Effects of Tumour Necrosis Factor and Related Cytokines on Vascular Endothelial Cells

  1. Gregory Bock Organizer and
  2. Joan Marsh
  1. Jordan S. Pober

Published Online: 28 SEP 2007

DOI: 10.1002/9780470513521.ch12

Ciba Foundation Symposium 131 - Tumour Necrosis Factor and Related Cytotoxins

Ciba Foundation Symposium 131 - Tumour Necrosis Factor and Related Cytotoxins

How to Cite

Pober, J. S. (2007) Effects of Tumour Necrosis Factor and Related Cytokines on Vascular Endothelial Cells, in Ciba Foundation Symposium 131 - Tumour Necrosis Factor and Related Cytotoxins (eds G. Bock and J. Marsh), John Wiley & Sons, Ltd., Chichester, UK. doi: 10.1002/9780470513521.ch12

Author Information

  1. Department of Pathology, Brigham & Women's Hospital and Harvard Medical School, 75 Francis Street, Boston, Massachusetts 02115, USA

Publication History

  1. Published Online: 28 SEP 2007

ISBN Information

Print ISBN: 9780471910978

Online ISBN: 9780470513521

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Keywords:

  • tumour necrosis factor;
  • vascular endothelial cells;
  • cytokines;
  • human endothelial cells monolayers;
  • H4/18 binding

Summary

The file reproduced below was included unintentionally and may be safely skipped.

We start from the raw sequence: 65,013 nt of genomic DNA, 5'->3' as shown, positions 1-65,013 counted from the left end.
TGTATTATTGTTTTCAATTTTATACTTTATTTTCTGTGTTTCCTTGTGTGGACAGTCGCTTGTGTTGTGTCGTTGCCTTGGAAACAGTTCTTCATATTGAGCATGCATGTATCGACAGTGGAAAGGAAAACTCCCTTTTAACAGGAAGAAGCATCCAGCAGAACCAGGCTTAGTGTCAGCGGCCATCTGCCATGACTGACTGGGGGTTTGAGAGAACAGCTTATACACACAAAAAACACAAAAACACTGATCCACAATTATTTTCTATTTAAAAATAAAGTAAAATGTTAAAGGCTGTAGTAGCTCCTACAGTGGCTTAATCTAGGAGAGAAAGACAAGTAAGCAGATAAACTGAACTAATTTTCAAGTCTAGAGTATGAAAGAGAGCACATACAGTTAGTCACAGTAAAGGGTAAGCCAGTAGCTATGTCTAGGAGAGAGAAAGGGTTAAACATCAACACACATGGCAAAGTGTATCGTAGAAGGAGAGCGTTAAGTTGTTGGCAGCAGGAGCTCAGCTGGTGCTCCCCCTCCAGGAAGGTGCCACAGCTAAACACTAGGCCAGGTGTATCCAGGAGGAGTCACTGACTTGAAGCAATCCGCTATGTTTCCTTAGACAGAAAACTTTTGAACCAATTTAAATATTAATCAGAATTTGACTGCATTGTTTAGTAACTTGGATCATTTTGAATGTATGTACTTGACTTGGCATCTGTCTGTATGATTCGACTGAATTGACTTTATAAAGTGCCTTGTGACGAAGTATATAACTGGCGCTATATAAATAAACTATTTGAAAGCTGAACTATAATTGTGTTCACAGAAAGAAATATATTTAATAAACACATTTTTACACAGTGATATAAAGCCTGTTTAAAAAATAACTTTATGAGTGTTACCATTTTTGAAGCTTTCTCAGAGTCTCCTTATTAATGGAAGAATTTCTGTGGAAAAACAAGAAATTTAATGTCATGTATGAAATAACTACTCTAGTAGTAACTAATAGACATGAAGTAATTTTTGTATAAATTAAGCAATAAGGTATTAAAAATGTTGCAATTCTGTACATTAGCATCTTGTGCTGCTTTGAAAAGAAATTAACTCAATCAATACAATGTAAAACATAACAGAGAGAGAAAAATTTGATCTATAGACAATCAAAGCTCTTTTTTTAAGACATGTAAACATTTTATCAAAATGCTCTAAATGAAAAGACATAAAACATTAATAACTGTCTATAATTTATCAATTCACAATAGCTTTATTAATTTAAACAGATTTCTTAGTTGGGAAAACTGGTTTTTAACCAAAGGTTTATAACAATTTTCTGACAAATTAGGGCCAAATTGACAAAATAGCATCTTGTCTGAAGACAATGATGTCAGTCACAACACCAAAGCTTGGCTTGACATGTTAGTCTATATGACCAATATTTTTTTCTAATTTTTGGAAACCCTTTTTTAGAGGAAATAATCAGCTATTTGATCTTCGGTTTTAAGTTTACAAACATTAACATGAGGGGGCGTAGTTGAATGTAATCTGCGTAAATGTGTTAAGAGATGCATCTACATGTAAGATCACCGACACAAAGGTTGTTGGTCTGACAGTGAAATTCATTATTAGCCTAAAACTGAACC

Tumour necrosis factor (TNF) and related cytokines have been found to alter the phenotype of vascular endothelial cells so as to promote coagulation, inflammation and immunity. We have used recombinant human TNF, lymphotoxin (LT), interleukin 1α (IL-1α) and interleukin 1β (IL-1β) to study and compare the effects of these molecules on cultured human endothelial cells (HEC). All four mediators cause HEC monolayers to reorganize from an epithelioid to a fibroblastoid morphology. Reorganization is slow (days), reversible upon cytokine withdrawal and enhanced by co-addition of immune interferon. Coincident with morphological change, TNF and LT (but not IL-1α or IL-1β) cause a marked increase in HLA-A, B mRNA and antigen expression. TNF and LT also induce a slow increase in the mRNA levels and cell-surface expression of IL-1 species. All four cytokines have been reported to enhance HEC adhesiveness for lymphocytes and inflammatory leucocytes; these changes temporally coincide with a rapid (hours) and sustained increase in expression of intercellular adhesion molecule 1 (ICAM-1), and with a rapid but transient de novo expression of an endothelial-leucocyte adhesion molecule (detected by antibody H4/18), respectively. TNF and LT induce reciprocal tachyphylaxis for the reinduction of H4/18 binding but do not inhibit induction by IL-1α and IL-1β; similarly, IL-1α and IL-1β induce reciprocal tachyphylaxis but do not inhibit TNF or LT. We have used the binding of H4/18 to explore the mechanism of action of TNF. Tumour-promoting phorbol esters, but not agents which increase cytoplasmic calcium concentrations, were found to induce binding, suggesting a possible involvement of the protein kinase C pathway in the response of HEC to TNF. Cells pretreated for 24 hours with phorbol esters cannot be reinduced to express H4/18 binding by phorbol esters yet retain full responsiveness to TNF. Thus TNF also appears to act on HEC through a pathway independent of protein kinase C activation. Collectively, these effects of TNF and related cytokines may be understood as examples of endothelial cell activation.